TSA Security Screening During COVID-19

For those who are traveling through airports during the COVID-19 health crisis, the Transportation Security Administration (TSA) has important information and things you should know before passing through the screening process.

First, if your driver's license or state-issued ID expired on or after March 1, 2020, and you are unable to renew at your state driver’s license agency, you may still use it as acceptable identification at the checkpoint. TSA will accept expired driver’s licenses or state-issued ID a year after expiration or 60 days after the duration of the emergency, whichever is longer.

The TSA has temporarily modified its rule limiting liquids to allow travelers to bring one liquid hand sanitizer container up to 12 ounces per passenger in carry-on bags until further notice. Passengers can expect that these containers larger than the standard allowance of 3.4 ounces of liquids permitted through a checkpoint will need to be screened separately, which will add some time to their checkpoint screening experience.

On that note, keep in mind that disinfecting SPRAYS are NOT permitted in either carry-on or checked bags because they are flammable. Disinfecting WIPES ARE permitted in carry-on and checked bags.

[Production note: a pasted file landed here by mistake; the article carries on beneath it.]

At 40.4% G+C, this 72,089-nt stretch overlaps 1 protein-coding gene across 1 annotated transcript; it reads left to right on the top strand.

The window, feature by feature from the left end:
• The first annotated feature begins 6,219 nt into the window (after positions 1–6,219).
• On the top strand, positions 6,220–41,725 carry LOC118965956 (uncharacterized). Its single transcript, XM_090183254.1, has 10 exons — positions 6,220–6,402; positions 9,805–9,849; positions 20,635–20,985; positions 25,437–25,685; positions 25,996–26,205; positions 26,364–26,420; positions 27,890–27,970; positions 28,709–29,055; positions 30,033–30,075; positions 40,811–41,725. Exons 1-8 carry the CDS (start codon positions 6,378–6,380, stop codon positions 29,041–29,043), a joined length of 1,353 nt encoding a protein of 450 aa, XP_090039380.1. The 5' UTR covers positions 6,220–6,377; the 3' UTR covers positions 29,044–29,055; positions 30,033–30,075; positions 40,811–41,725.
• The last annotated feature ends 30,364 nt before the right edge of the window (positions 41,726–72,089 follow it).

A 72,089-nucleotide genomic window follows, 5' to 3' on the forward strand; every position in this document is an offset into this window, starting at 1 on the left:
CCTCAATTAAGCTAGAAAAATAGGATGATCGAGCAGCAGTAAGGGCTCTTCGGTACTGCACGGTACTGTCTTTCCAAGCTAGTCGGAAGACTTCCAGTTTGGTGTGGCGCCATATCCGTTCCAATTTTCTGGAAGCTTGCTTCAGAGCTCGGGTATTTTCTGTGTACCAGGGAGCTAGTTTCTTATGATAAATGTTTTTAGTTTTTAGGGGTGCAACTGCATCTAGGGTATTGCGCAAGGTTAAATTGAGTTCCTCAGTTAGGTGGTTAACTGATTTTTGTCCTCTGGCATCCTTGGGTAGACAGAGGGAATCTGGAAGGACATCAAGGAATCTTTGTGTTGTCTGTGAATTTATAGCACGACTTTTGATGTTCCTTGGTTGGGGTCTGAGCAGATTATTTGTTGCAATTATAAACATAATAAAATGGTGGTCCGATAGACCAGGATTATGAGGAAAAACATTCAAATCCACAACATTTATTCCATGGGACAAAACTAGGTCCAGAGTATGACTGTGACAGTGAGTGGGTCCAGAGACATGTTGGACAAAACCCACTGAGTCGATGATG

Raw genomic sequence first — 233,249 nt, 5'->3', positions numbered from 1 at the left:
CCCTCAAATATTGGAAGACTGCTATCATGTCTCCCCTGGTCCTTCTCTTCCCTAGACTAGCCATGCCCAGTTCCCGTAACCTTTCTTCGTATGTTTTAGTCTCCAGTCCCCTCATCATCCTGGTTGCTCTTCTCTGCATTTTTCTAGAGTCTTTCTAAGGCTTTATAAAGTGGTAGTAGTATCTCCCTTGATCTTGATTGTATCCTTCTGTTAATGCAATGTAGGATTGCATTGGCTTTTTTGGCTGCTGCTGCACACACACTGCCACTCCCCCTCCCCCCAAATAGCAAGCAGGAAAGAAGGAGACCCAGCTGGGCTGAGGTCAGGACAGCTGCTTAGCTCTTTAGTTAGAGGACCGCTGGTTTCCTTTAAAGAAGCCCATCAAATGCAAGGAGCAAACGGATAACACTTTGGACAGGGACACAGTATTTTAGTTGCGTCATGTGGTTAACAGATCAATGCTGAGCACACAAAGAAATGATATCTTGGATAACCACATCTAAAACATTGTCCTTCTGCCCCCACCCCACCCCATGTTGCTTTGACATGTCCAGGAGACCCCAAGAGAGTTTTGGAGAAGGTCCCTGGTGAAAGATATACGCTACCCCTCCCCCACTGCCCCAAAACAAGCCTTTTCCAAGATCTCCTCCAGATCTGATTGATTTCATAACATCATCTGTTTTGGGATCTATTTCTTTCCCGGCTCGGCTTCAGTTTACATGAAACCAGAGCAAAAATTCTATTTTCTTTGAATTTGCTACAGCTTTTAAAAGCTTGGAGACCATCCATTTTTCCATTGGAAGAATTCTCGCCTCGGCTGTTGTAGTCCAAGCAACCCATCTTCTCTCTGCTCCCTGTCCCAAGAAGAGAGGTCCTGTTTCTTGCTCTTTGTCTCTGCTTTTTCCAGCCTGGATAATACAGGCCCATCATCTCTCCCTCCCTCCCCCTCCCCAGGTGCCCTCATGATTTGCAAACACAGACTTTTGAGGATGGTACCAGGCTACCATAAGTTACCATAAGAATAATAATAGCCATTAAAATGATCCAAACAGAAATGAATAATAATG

Passengers may wear face masks but the masks may need to be adjusted to visually confirm a traveler’s identity during the travel document checking process.

At the screening area, passengers are advised to place personal items from their pockets such as keys, wallets and phones in their carry-on bags instead of checkpoint bins.

TSA requires that frontline personnel wear nitrile gloves when conducting screening duties and are required to use swabs when testing for explosive material. Travelers may request for new gloves to be used during the screening process. TSA has directed officers to use a fresh swab for each passenger when testing for explosive material.

TSA has issued guidance to frontline employees to conduct routine cleaning and disinfecting of frequently touched surfaces and security screening equipment at the TSA security checkpoint. In addition, the Airport’s custodial team is cleaning the checkpoint areas every evening. Employees are encouraged to wash their hands after cleaning and after removing their gloves.

TSA is also taking additional efforts to clean bins, but most importantly, travelers are encouraged to follow CDC guidelines and wash their hands before and after completing the security screening process.

TSA will continue to follow guidance issued by the Centers for Disease Control and Prevention and will continue to work with government and industry partners to contain the spread of the virus.

Travelers should follow the guidance issued by the CDC and practice good hygiene, such as washing their hands.

For more TSA COVID-19 information, visit https://www.tsa.gov/coronavirus

For updated TSA checkpoint hours at PHL, visit https://www.phl.org/flights/security-information/checkpoint-hours





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Christine Ottow
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Heather Redfern
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